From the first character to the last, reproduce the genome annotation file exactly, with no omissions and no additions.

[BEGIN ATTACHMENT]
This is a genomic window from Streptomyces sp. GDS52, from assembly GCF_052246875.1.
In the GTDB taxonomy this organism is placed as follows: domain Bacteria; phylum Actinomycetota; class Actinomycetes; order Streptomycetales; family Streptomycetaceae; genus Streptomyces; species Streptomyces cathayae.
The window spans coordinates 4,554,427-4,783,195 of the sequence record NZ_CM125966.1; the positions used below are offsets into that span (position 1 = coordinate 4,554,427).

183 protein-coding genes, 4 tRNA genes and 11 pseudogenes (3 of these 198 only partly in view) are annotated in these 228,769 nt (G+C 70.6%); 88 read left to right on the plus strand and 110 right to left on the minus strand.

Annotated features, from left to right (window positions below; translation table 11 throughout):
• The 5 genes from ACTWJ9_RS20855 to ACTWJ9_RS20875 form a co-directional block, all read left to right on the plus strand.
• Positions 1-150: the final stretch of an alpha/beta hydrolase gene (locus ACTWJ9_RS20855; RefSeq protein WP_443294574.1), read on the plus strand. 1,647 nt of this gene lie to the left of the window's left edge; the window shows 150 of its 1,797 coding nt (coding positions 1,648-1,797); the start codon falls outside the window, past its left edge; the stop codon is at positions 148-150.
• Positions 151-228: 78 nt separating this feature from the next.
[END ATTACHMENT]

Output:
This is a genomic window from Streptomyces sp. GDS52, from assembly GCF_052246875.1.
In the GTDB taxonomy this organism is placed as follows: domain Bacteria; phylum Actinomycetota; class Actinomycetes; order Streptomycetales; family Streptomycetaceae; genus Streptomyces; species Streptomyces cathayae.
The window spans coordinates 4,554,427-4,783,195 of the sequence record NZ_CM125966.1; the positions used below are offsets into that span (position 1 = coordinate 4,554,427).

183 protein-coding genes, 4 tRNA genes and 11 pseudogenes (3 of these 198 only partly in view) are annotated in these 228,769 nt (G+C 70.6%); 88 read left to right on the plus strand and 110 right to left on the minus strand.

Annotated features, from left to right (window positions below; translation table 11 throughout):
• The 5 genes from ACTWJ9_RS20855 to ACTWJ9_RS20875 form a co-directional block, all read left to right on the plus strand.
• Positions 1-150: the final stretch of an alpha/beta hydrolase gene (locus ACTWJ9_RS20855; RefSeq protein WP_443294574.1), read on the plus strand. 1,647 nt of this gene lie to the left of the window's left edge; the window shows 150 of its 1,797 coding nt (coding positions 1,648-1,797); the start codon falls outside the window, past its left edge; the stop codon is at positions 148-150.
• Positions 151-228: 78 nt separating this feature from the next.